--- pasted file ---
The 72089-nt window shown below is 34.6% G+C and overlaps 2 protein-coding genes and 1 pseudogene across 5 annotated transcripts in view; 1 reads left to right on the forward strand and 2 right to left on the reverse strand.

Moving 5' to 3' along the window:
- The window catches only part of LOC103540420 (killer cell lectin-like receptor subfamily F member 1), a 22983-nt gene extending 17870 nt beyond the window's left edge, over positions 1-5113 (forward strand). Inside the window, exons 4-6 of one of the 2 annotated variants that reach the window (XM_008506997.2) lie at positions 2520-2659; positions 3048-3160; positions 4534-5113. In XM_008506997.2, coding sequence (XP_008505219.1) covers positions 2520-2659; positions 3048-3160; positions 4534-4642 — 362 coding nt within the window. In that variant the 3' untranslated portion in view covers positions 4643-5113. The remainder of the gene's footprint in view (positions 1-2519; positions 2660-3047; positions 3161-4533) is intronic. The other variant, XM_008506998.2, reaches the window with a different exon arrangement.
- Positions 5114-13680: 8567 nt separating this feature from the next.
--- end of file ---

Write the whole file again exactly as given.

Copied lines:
The 72089-nt window shown below is 34.6% G+C and overlaps 2 protein-coding genes and 1 pseudogene across 5 annotated transcripts in view; 1 reads left to right on the forward strand and 2 right to left on the reverse strand.

Moving 5' to 3' along the window:
- The window catches only part of LOC103540420 (killer cell lectin-like receptor subfamily F member 1), a 22983-nt gene extending 17870 nt beyond the window's left edge, over positions 1-5113 (forward strand). Inside the window, exons 4-6 of one of the 2 annotated variants that reach the window (XM_008506997.2) lie at positions 2520-2659; positions 3048-3160; positions 4534-5113. In XM_008506997.2, coding sequence (XP_008505219.1) covers positions 2520-2659; positions 3048-3160; positions 4534-4642 — 362 coding nt within the window. In that variant the 3' untranslated portion in view covers positions 4643-5113. The remainder of the gene's footprint in view (positions 1-2519; positions 2660-3047; positions 3161-4533) is intronic. The other variant, XM_008506998.2, reaches the window with a different exon arrangement.
- Positions 5114-13680: 8567 nt separating this feature from the next.